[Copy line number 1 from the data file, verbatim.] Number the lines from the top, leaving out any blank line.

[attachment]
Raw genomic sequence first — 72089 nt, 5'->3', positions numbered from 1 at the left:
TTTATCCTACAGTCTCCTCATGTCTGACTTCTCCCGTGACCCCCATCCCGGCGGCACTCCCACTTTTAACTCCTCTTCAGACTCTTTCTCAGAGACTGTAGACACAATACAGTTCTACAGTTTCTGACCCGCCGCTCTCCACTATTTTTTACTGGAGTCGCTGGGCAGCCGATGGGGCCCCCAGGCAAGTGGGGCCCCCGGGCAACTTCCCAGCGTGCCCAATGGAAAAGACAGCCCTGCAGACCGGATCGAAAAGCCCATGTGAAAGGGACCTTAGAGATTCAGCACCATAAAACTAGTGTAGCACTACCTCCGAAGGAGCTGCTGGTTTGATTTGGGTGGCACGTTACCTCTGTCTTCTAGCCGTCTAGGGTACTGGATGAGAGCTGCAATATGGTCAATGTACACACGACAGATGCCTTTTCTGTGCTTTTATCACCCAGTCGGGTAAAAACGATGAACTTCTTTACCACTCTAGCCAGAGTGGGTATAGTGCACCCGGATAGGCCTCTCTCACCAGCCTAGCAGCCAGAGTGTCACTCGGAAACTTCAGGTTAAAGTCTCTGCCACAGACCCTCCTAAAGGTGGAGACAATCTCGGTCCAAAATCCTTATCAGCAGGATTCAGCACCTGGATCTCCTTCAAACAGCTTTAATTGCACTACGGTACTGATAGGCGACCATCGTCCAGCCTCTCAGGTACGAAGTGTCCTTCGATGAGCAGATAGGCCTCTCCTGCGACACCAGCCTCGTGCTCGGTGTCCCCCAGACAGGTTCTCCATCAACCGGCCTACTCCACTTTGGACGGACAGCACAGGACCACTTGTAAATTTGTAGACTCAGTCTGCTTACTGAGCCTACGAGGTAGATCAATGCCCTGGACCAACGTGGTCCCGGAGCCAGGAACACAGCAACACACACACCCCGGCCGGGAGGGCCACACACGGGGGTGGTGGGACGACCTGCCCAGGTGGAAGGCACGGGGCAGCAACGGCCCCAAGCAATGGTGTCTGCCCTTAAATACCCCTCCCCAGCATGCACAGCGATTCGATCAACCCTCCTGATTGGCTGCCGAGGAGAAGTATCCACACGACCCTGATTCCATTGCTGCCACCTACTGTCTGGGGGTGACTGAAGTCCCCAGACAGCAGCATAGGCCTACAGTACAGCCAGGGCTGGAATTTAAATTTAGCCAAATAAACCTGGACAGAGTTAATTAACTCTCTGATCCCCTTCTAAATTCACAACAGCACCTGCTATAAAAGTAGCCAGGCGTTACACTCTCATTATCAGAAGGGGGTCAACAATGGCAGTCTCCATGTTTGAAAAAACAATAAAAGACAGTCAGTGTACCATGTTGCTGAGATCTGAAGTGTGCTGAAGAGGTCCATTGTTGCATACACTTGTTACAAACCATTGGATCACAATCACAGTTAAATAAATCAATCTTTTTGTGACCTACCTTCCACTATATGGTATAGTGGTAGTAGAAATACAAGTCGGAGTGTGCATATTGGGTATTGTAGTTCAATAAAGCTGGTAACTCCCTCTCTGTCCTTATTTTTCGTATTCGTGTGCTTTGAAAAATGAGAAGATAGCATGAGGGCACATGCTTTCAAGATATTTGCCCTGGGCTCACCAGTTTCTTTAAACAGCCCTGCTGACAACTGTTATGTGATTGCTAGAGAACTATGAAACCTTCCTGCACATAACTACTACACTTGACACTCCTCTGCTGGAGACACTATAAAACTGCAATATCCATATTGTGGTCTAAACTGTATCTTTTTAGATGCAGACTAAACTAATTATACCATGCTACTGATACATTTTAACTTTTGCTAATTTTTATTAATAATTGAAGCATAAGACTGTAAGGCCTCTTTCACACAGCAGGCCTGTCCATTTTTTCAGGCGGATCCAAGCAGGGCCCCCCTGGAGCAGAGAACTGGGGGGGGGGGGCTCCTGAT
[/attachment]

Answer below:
Raw genomic sequence first — 72089 nt, 5'->3', positions numbered from 1 at the left: